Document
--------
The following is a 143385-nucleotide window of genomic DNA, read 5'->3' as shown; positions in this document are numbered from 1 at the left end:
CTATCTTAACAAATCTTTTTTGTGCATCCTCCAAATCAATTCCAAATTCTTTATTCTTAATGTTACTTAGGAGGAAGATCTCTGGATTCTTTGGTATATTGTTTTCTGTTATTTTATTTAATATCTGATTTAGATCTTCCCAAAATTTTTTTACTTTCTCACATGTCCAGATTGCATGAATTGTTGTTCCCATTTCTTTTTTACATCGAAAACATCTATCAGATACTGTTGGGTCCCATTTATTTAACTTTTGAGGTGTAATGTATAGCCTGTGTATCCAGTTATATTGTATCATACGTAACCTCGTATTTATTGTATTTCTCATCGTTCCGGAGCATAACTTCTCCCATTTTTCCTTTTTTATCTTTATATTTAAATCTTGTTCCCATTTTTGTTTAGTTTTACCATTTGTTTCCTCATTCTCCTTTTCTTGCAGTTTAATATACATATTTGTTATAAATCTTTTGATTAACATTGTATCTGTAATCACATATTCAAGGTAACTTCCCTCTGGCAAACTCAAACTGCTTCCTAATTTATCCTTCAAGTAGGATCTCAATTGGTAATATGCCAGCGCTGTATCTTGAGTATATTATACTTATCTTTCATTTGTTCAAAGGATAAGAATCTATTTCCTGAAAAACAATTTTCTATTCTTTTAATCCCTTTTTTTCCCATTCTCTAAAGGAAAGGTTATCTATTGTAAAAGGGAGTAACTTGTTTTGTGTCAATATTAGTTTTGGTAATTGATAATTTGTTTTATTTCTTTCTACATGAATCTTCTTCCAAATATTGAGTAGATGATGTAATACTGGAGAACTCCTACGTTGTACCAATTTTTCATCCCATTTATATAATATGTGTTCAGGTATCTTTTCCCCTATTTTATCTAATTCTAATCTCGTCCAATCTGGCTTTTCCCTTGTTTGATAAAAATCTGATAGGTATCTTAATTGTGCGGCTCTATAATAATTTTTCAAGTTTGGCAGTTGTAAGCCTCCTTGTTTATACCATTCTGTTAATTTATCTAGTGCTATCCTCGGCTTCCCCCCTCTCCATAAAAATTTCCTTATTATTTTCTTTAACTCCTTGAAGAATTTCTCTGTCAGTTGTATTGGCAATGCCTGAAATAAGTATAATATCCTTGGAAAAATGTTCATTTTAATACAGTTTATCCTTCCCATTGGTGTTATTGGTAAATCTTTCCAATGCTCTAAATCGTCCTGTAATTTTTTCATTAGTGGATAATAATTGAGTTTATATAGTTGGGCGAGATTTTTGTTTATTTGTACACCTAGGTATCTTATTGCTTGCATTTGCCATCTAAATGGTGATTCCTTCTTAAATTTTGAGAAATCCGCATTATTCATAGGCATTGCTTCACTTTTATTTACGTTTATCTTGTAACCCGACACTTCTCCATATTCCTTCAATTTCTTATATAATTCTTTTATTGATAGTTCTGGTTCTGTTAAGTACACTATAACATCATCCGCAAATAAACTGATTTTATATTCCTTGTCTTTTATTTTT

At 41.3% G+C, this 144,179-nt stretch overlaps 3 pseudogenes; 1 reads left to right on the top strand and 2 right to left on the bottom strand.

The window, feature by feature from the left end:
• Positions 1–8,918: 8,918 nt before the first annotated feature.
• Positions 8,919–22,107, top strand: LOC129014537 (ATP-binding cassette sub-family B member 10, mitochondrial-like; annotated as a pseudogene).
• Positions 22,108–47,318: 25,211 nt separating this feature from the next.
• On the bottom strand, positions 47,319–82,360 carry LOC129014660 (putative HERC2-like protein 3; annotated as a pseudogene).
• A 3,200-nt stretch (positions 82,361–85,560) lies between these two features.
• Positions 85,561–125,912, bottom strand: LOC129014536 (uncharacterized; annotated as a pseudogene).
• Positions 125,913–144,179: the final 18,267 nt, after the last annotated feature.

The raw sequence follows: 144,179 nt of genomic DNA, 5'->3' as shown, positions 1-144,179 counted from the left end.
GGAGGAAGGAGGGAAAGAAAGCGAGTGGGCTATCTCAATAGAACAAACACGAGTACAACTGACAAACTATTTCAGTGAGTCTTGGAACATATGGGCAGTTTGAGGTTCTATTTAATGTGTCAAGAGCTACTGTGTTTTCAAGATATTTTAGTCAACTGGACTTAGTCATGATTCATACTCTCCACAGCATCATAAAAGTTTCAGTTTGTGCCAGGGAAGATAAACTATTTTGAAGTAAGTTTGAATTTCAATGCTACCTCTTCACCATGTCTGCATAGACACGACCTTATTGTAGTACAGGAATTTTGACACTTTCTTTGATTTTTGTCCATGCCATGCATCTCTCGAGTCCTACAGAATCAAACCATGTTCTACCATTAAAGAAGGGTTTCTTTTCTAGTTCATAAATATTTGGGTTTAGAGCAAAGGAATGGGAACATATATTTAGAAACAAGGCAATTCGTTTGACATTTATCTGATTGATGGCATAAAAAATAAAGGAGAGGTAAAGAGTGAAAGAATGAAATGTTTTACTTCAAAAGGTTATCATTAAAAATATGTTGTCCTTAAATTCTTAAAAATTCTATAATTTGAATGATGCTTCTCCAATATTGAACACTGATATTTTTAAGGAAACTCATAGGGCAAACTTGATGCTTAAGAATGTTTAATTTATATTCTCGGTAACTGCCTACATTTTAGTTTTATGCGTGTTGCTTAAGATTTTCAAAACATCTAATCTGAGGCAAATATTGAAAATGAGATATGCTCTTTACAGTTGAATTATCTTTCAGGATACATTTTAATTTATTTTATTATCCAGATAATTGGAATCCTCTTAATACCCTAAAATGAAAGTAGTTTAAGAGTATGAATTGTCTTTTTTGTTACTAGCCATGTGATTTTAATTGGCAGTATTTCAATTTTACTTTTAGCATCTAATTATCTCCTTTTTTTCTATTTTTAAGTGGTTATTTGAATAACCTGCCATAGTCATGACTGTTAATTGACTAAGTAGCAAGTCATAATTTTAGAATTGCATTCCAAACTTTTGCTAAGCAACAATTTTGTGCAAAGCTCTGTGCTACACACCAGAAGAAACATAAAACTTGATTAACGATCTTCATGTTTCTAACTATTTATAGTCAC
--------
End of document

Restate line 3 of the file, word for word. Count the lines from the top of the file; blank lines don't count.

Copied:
At 41.3% G+C, this 144,179-nt stretch overlaps 3 pseudogenes; 1 reads left to right on the top strand and 2 right to left on the bottom strand.